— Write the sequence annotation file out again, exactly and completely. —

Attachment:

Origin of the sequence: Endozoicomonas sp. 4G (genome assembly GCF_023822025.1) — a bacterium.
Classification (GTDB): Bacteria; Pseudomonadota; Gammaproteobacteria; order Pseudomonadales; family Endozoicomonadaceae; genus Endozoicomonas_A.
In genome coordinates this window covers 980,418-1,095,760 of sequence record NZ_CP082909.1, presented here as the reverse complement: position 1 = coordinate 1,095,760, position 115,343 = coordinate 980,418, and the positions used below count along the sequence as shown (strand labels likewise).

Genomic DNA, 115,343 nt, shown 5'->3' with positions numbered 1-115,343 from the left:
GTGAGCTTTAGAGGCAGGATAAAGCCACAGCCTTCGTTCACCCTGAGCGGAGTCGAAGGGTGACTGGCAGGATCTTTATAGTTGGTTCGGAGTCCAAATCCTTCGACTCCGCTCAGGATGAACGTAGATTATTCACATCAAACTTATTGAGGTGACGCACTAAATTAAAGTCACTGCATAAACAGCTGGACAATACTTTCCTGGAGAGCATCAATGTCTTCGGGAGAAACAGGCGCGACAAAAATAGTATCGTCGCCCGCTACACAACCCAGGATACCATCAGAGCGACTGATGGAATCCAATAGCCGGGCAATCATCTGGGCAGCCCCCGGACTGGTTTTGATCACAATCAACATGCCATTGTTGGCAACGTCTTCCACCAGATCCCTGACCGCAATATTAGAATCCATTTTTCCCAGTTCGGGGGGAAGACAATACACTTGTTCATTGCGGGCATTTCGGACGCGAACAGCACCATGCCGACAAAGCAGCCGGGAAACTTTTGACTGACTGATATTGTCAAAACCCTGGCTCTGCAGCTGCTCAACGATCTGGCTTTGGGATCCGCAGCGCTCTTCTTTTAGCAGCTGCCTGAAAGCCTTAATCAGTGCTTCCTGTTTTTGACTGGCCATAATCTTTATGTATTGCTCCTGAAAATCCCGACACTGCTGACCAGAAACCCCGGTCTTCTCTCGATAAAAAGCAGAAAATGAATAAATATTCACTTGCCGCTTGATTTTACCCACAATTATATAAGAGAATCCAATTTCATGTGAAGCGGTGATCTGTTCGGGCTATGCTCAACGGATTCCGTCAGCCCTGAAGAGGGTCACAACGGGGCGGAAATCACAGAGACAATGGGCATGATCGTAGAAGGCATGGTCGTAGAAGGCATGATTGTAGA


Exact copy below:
Origin of the sequence: Endozoicomonas sp. 4G (genome assembly GCF_023822025.1) — a bacterium.
Classification (GTDB): Bacteria; Pseudomonadota; Gammaproteobacteria; order Pseudomonadales; family Endozoicomonadaceae; genus Endozoicomonas_A.
In genome coordinates this window covers 980,418-1,095,760 of sequence record NZ_CP082909.1, presented here as the reverse complement: position 1 = coordinate 1,095,760, position 115,343 = coordinate 980,418, and the positions used below count along the sequence as shown (strand labels likewise).

Genomic DNA, 115,343 nt, shown 5'->3' with positions numbered 1-115,343 from the left:
GTGAGCTTTAGAGGCAGGATAAAGCCACAGCCTTCGTTCACCCTGAGCGGAGTCGAAGGGTGACTGGCAGGATCTTTATAGTTGGTTCGGAGTCCAAATCCTTCGACTCCGCTCAGGATGAACGTAGATTATTCACATCAAACTTATTGAGGTGACGCACTAAATTAAAGTCACTGCATAAACAGCTGGACAATACTTTCCTGGAGAGCATCAATGTCTTCGGGAGAAACAGGCGCGACAAAAATAGTATCGTCGCCCGCTACACAACCCAGGATACCATCAGAGCGACTGATGGAATCCAATAGCCGGGCAATCATCTGGGCAGCCCCCGGACTGGTTTTGATCACAATCAACATGCCATTGTTGGCAACGTCTTCCACCAGATCCCTGACCGCAATATTAGAATCCATTTTTCCCAGTTCGGGGGGAAGACAATACACTTGTTCATTGCGGGCATTTCGGACGCGAACAGCACCATGCCGACAAAGCAGCCGGGAAACTTTTGACTGACTGATATTGTCAAAACCCTGGCTCTGCAGCTGCTCAACGATCTGGCTTTGGGATCCGCAGCGCTCTTCTTTTAGCAGCTGCCTGAAAGCCTTAATCAGTGCTTCCTGTTTTTGACTGGCCATAATCTTTATGTATTGCTCCTGAAAATCCCGACACTGCTGACCAGAAACCCCGGTCTTCTCTCGATAAAAAGCAGAAAATGAATAAATATTCACTTGCCGCTTGATTTTACCCACAATTATATAAGAGAATCCAATTTCATGTGAAGCGGTGATCTGTTCGGGCTATGCTCAACGGATTCCGTCAGCCCTGAAGAGGGTCACAACGGGGCGGAAATCACAGAGACAATGGGCATGATCGTAGAAGGCATGGTCGTAGAAGGCATGATTGTAGA